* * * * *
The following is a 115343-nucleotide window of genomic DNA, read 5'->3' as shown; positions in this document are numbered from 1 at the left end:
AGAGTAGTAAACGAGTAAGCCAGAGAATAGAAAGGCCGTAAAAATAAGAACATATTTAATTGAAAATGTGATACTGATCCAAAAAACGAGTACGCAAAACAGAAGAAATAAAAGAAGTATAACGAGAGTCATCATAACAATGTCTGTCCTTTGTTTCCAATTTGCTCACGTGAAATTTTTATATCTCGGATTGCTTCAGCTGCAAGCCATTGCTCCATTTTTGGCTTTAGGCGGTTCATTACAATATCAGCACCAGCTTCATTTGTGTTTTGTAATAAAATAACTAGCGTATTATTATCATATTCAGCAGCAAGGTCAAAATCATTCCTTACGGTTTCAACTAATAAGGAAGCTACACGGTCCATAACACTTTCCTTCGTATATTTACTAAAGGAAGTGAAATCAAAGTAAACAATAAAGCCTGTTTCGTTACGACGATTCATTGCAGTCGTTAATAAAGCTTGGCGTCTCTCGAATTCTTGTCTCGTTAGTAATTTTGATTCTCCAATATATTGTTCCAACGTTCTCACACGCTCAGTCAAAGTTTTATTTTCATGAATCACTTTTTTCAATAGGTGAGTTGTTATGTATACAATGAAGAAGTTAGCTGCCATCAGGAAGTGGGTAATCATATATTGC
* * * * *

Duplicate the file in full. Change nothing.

The following is a 115343-nucleotide window of genomic DNA, read 5'->3' as shown; positions in this document are numbered from 1 at the left end:
AGAGTAGTAAACGAGTAAGCCAGAGAATAGAAAGGCCGTAAAAATAAGAACATATTTAATTGAAAATGTGATACTGATCCAAAAAACGAGTACGCAAAACAGAAGAAATAAAAGAAGTATAACGAGAGTCATCATAACAATGTCTGTCCTTTGTTTCCAATTTGCTCACGTGAAATTTTTATATCTCGGATTGCTTCAGCTGCAAGCCATTGCTCCATTTTTGGCTTTAGGCGGTTCATTACAATATCAGCACCAGCTTCATTTGTGTTTTGTAATAAAATAACTAGCGTATTATTATCATATTCAGCAGCAAGGTCAAAATCATTCCTTACGGTTTCAACTAATAAGGAAGCTACACGGTCCATAACACTTTCCTTCGTATATTTACTAAAGGAAGTGAAATCAAAGTAAACAATAAAGCCTGTTTCGTTACGACGATTCATTGCAGTCGTTAATAAAGCTTGGCGTCTCTCGAATTCTTGTCTCGTTAGTAATTTTGATTCTCCAATATATTGTTCCAACGTTCTCACACGCTCAGTCAAAGTTTTATTTTCATGAATCACTTTTTTCAATAGGTGAGTTGTTATGTATACAATGAAGAAGTTAGCTGCCATCAGGAAGTGGGTAATCATATATTGC